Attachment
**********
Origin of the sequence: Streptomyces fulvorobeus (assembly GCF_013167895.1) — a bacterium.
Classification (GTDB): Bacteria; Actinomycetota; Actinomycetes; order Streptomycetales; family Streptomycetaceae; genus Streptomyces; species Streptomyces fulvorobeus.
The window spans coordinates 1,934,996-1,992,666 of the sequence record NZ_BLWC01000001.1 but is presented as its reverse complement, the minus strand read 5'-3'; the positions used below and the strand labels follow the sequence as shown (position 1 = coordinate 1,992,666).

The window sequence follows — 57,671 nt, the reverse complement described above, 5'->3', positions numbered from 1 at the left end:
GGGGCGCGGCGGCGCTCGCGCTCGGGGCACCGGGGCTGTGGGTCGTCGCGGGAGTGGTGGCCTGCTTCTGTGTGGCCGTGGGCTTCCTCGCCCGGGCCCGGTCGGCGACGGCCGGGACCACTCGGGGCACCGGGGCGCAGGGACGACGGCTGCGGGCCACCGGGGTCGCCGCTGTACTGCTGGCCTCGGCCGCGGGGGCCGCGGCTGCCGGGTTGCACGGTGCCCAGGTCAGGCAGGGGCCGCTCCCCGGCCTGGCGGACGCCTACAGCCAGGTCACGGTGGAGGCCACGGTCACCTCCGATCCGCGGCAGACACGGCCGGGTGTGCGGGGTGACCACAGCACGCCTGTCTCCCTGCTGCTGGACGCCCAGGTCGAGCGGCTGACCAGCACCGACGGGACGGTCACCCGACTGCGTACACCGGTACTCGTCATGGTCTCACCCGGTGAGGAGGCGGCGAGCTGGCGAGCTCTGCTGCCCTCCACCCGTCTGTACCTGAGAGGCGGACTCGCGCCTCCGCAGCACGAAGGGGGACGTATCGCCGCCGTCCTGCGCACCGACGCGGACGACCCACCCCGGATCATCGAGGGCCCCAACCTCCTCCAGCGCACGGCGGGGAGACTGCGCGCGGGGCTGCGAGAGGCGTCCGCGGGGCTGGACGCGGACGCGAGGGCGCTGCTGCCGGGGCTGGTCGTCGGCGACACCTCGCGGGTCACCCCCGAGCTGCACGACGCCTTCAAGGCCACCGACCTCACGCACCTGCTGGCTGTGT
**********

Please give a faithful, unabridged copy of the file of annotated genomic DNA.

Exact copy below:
Origin of the sequence: Streptomyces fulvorobeus (assembly GCF_013167895.1) — a bacterium.
Classification (GTDB): Bacteria; Actinomycetota; Actinomycetes; order Streptomycetales; family Streptomycetaceae; genus Streptomyces; species Streptomyces fulvorobeus.
The window spans coordinates 1,934,996-1,992,666 of the sequence record NZ_BLWC01000001.1 but is presented as its reverse complement, the minus strand read 5'-3'; the positions used below and the strand labels follow the sequence as shown (position 1 = coordinate 1,992,666).

The window sequence follows — 57,671 nt, the reverse complement described above, 5'->3', positions numbered from 1 at the left end:
GGGGCGCGGCGGCGCTCGCGCTCGGGGCACCGGGGCTGTGGGTCGTCGCGGGAGTGGTGGCCTGCTTCTGTGTGGCCGTGGGCTTCCTCGCCCGGGCCCGGTCGGCGACGGCCGGGACCACTCGGGGCACCGGGGCGCAGGGACGACGGCTGCGGGCCACCGGGGTCGCCGCTGTACTGCTGGCCTCGGCCGCGGGGGCCGCGGCTGCCGGGTTGCACGGTGCCCAGGTCAGGCAGGGGCCGCTCCCCGGCCTGGCGGACGCCTACAGCCAGGTCACGGTGGAGGCCACGGTCACCTCCGATCCGCGGCAGACACGGCCGGGTGTGCGGGGTGACCACAGCACGCCTGTCTCCCTGCTGCTGGACGCCCAGGTCGAGCGGCTGACCAGCACCGACGGGACGGTCACCCGACTGCGTACACCGGTACTCGTCATGGTCTCACCCGGTGAGGAGGCGGCGAGCTGGCGAGCTCTGCTGCCCTCCACCCGTCTGTACCTGAGAGGCGGACTCGCGCCTCCGCAGCACGAAGGGGGACGTATCGCCGCCGTCCTGCGCACCGACGCGGACGACCCACCCCGGATCATCGAGGGCCCCAACCTCCTCCAGCGCACGGCGGGGAGACTGCGCGCGGGGCTGCGAGAGGCGTCCGCGGGGCTGGACGCGGACGCGAGGGCGCTGCTGCCGGGGCTGGTCGTCGGCGACACCTCGCGGGTCACCCCCGAGCTGCACGACGCCTTCAAGGCCACCGACCTCACGCACCTGCTGGCTGTGT